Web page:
Highly available Squid, HTTPS filtering and Active Directory

Having a cluster of Squids in your Active Directory environment is a must have for more or less big organization where number of users and browsing habits have grown out of one instance of Squid. There are several ways to implement this each with its advantages and disadvantages.

Today we present one possible way to do that using HAPROXY as frontend with number of Active Directory integrated Squid’s supporting Negotiate/Kerberos, NTLM and Basic LDAP authentication schemes and performing HTTPS filtering and deep content inspection with Web Safety ICAP server.

We will use the virtual appliances from https://www.diladele.com/download_next_version.html (version 4.8) as HTTPS filtering Squids with integrated ICAP web filter, linked to Active Directory domain using instructions from https://docs.diladele.com/administrator_guide_4_8/active_directory/index.html

  1. Create new type A record for proxy.example.lan with IP address 192.168.178.10. This will be the haproxy frontend to our cluster.
  2. Create new type A record for node11.example.lan with IP address 192.168.178.11.
  3. Create new type A record for node12.example.lan with IP address 192.168.178.12.
  4. Deploy two virtual appliances of Web Safety and assign IP address of 192.168.178.11 for the first node and 192.168.178.12 for the second node. For the instructions on how to assign static IP for a virtual appliance see article How to Set Static IP Address in VA.
  5. Configure haproxy on proxy.example.lan with the following configuration /etc/haproxy/haproxy.cfg.
global
    log /dev/log    local0
    log /dev/log    local1 notice
    chroot /var/lib/haproxy
    stats socket /run/haproxy/admin.sock mode 660 level admin
    stats timeout 30s
    user haproxy
    group haproxy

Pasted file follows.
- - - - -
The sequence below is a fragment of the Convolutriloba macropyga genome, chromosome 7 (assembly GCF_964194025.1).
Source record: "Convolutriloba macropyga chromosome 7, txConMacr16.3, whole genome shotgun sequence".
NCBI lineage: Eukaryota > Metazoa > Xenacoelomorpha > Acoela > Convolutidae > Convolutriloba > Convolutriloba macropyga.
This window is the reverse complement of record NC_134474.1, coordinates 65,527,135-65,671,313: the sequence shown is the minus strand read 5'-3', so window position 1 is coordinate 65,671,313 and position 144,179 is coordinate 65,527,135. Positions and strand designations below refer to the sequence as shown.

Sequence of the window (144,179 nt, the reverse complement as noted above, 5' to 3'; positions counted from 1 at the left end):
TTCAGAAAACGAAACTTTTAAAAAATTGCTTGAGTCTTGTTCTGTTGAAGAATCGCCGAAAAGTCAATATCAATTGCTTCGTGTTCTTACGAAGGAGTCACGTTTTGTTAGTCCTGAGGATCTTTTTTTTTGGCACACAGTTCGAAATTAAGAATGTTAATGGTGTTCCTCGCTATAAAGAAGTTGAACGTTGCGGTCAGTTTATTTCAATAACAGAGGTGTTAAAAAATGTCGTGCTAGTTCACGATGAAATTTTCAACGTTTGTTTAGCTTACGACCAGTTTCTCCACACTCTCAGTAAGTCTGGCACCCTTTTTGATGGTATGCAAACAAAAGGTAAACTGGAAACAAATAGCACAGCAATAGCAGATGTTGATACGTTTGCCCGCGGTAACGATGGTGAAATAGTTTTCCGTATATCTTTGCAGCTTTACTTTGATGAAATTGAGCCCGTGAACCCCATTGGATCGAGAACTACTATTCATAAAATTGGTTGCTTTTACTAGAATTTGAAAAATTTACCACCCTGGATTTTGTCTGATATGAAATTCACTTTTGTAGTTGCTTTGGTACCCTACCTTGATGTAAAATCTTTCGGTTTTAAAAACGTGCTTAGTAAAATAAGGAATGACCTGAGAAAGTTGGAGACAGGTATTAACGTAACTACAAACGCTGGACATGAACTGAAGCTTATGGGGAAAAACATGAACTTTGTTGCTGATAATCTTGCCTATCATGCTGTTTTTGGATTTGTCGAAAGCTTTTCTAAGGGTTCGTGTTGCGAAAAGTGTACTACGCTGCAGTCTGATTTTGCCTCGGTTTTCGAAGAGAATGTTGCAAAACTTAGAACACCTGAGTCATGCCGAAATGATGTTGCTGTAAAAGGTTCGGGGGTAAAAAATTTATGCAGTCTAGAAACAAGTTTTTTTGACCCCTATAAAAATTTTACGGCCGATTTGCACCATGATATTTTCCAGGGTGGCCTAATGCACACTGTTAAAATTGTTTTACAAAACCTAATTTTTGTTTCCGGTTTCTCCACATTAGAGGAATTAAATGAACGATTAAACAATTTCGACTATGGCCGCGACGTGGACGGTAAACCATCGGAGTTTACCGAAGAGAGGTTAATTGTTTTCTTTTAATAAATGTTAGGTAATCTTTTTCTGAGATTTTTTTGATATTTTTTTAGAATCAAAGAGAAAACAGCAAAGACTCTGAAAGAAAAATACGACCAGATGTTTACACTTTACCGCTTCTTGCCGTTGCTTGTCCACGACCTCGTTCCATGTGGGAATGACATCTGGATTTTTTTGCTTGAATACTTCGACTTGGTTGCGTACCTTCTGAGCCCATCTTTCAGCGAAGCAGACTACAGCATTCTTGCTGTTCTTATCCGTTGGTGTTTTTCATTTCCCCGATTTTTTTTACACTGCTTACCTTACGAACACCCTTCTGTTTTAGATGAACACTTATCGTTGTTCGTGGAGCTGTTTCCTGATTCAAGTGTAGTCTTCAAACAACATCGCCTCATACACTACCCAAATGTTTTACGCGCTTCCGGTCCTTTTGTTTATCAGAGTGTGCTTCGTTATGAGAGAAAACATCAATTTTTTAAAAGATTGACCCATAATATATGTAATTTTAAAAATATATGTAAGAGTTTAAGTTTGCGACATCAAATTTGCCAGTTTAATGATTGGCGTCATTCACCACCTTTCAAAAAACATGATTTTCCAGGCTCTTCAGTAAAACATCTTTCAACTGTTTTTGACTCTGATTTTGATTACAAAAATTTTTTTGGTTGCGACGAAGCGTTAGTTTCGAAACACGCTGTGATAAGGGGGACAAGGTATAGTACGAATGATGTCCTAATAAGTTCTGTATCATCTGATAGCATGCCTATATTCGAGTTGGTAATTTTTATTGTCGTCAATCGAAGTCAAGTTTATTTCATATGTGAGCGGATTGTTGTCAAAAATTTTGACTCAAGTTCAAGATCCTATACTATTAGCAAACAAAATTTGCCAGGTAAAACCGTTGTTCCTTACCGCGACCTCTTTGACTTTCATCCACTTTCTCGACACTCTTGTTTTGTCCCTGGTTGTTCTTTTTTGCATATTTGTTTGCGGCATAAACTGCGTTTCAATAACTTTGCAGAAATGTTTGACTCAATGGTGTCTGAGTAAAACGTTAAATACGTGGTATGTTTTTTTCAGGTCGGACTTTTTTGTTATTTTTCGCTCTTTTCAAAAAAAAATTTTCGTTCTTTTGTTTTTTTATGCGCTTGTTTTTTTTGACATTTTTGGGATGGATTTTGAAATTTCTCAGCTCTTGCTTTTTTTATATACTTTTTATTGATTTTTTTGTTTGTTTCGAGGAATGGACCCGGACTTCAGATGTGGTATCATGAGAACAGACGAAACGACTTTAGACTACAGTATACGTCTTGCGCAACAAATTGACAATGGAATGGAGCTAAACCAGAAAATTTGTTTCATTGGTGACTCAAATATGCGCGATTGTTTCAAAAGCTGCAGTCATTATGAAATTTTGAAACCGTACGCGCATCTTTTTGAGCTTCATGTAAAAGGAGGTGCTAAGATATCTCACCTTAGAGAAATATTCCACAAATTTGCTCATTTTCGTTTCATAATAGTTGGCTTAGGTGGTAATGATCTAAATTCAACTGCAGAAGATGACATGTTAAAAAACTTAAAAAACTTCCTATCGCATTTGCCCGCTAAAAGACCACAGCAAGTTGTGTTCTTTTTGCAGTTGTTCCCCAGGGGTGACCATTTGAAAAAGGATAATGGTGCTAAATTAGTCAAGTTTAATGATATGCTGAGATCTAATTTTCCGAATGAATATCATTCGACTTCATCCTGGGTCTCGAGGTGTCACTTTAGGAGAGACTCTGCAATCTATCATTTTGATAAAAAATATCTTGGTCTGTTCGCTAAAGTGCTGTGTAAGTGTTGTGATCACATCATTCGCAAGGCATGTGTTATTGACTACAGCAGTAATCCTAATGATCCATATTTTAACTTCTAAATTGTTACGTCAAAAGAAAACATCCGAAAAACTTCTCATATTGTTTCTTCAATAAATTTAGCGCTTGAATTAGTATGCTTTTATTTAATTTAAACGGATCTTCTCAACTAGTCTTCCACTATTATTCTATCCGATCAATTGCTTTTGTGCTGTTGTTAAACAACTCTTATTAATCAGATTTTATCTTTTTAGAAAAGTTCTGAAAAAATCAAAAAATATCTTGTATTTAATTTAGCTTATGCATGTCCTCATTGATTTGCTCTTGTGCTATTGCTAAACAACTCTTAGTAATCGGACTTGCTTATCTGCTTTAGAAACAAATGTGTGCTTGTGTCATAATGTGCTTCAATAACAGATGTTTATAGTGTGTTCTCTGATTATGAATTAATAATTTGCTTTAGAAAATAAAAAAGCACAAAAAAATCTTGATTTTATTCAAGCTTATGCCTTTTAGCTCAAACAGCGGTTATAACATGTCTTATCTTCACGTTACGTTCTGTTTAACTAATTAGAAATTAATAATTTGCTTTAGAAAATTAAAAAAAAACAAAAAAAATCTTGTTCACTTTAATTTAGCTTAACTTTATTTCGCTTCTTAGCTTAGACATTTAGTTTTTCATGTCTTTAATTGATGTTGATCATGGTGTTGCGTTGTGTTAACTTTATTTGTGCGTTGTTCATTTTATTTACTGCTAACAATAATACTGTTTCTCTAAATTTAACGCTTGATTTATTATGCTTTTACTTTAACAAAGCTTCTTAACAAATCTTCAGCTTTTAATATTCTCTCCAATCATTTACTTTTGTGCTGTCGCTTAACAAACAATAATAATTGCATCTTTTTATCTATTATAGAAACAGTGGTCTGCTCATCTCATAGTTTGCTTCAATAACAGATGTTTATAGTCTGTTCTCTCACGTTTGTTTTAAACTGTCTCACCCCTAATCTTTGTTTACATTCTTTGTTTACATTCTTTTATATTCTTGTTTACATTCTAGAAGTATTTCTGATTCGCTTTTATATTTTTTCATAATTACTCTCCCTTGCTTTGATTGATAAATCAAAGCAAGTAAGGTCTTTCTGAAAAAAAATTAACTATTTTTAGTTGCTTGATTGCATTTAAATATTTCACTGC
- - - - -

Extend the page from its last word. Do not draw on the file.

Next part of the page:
daemon

defaults
    log     global
    mode    tcp
    option  tcplog
    option  dontlognull
    timeout connect 5000
    timeout client  50000
    timeout server  50000

frontend squid
    bind 192.168.178.10:3128
    default_backend squid_pool

backend squid_pool
    balance roundrobin
    mode tcp
    server squid1 192.168.178.11:3128 check
    server squid2 192.168.178.12:3128 check

On each node, configure NTLM and Basic LDAP authentication as usual but when configuring Kerberos authenticator provide SPN based on proxy.example.lan and check the Use GSS_C_NO_NAME checkbox. This will let the cluster node process requests for Kerberos authentication from browsers based on credentials contained in the request and not based on SPN (SPN still needs to be configured though).

gcc_c_no_name

Click Save and Restart on both nodes and voila – your HA proxy will happily distribute load between the nodes.

Limitations

For now Web Safety Web UI is not cluster aware. It means after you click Save and Restart or Save and Reload in the Web UI it generates correct configuration in /opt/qlproxy/etc folder and restarts/reloads locally installed version of wsicapd, wsmgrd and squid. We need to somehow propagate the changes of configuration from local node to all nodes in the cluster.

One way to do it that comes to mind is:

  • Select for yourself one node as master node. This is not a real master node in technical terms but just an imaginary concept that tells you to always connect to that node by IP address to access Web Safety Web UI.
  • Make any change to the web filtering setting always from the master node. After a change is made click Save and Restart or Save and Reload. This will generate the web filter configuration (JSON files) into local folder /opt/qlproxy/etc. Web UI will then call /opt/qlproxy/bin/restart.sh or /opt/qlproxy/bin/reload.sh scripts respectively.
  • Add some commands to sync the contents of /opt/qlproxy/etc folder to all other cluster nodes and also some command to restart/reload daemon instances on these nodes. Exactly what commands is up to the administrator but we recommend rsync for syncing folders and ansible to remotely restart services.

For example to upload changes from 192.168.178.10 node to 192.168.178.11 run the following rsync command. Please note in the example the password is provided in the command line. You need to setup passwordless auth in ssh in cluster nodes to rsync without password (i.e. automatically from script).

rsync -r -a -v -e "ssh -l root" --delete /opt/qlproxy/etc 192.168.178.11:/opt/qlproxy

After this call we have all our cluster nodes synced with configuration and need only to restart/reload daemons. Ansible script to do that may look like the following (see http://docs.ansible.com/ansible/service_module.html#examples):

# Example action to restart service httpd, in all cases
- service: name=wsicapd state=restarted

 

 

About sichent

sichent
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